Image Processing Reference

In-Depth Information

Table 4.1
A small histogram and its cumulative histogram.
i
is the bin number,

H
[
i
]
the height of bin
i
,and
C
[
i
]
is the height of the
i
thbininthecumulative

histogram

i

0

1

2

3

H

[

i

]

1

5

0

7

C

[

i

]

1

6

6

13

Fig. 4.14
An example of a

cumulative histogram. Notice

how the tall bins in the

ordinary histogram translate

into steep slopes in the

cumulative histogram

Imagine we have a histogram
H

[

i

]

where
i
is a bin number (between 0 and 255)

and
H

[

i

]

is the height of bin
i
. The cumulative histogram is then defined as

j

C
[
j
]=

H
[
i
]

(4.12)

i

=

0

In Table
4.1
a small example is provided.

In Fig.
4.14
a histogram is shown together with its cumulative histogram. Where

the histogram has high bins, the cumulative histogram has a steep slope and where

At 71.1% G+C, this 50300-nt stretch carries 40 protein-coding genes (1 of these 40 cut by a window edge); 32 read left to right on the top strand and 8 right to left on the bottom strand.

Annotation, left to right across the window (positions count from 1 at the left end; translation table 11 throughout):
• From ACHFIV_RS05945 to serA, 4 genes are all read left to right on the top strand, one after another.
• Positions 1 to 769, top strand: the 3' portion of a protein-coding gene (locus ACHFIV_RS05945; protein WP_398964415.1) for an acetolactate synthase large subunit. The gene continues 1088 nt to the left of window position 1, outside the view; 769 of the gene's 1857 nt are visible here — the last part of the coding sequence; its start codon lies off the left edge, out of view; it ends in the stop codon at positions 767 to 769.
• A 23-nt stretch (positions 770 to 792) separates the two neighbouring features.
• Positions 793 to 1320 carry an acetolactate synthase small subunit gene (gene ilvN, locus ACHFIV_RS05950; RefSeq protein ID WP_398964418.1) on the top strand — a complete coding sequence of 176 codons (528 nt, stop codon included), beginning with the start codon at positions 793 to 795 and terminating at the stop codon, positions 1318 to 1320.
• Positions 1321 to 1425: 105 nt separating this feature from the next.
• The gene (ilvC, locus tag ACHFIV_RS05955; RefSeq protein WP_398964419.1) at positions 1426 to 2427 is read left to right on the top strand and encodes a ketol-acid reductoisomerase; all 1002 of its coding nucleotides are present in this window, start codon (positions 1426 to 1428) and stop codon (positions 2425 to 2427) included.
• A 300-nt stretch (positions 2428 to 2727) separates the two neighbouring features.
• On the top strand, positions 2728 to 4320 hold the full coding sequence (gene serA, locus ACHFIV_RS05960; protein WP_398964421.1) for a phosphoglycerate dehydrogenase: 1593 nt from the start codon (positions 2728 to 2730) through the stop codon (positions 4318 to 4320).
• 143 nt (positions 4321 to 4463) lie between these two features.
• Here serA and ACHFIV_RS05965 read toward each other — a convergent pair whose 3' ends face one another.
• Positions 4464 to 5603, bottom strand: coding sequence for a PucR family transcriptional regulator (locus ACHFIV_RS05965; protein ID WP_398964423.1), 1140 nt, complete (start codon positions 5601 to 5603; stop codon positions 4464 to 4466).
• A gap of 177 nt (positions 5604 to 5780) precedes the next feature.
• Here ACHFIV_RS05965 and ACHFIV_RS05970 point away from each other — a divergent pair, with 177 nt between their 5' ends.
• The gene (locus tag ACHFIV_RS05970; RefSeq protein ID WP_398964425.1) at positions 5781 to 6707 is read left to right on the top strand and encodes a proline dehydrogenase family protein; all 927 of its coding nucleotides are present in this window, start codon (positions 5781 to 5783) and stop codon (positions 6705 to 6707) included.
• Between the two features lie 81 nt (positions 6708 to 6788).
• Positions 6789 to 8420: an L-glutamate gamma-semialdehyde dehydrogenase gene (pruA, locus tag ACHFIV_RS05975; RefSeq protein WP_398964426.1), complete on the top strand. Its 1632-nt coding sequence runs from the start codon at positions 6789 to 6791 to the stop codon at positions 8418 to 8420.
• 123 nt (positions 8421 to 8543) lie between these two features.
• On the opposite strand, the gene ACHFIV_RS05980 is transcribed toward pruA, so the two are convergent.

the histogram has low bins, the cumulative histogram has a small slope. The idea is

now to use the cumulative histogram as a gray-level mapping. So the pixel values

located in areas of the histogram where the bins are high and dense will be mapping

to a wider interval in the output since the slope is above 1. On the other hand, the

regions in the histogram where the bins are small and far apart will be mapped to a

smaller interval since the slope of the gray-level mapping is below 1.

For this to work in practice we need to ensure that the y-axis of the cumulative

histogram is in the range

. This is simply done by first dividing each value on

the y-axis with
count
, i.e., the total number of pixels in the image, and then multiply

with 255. In Fig.
4.15
the effect of histogram equalization is illustrated.

[

0
,
255

]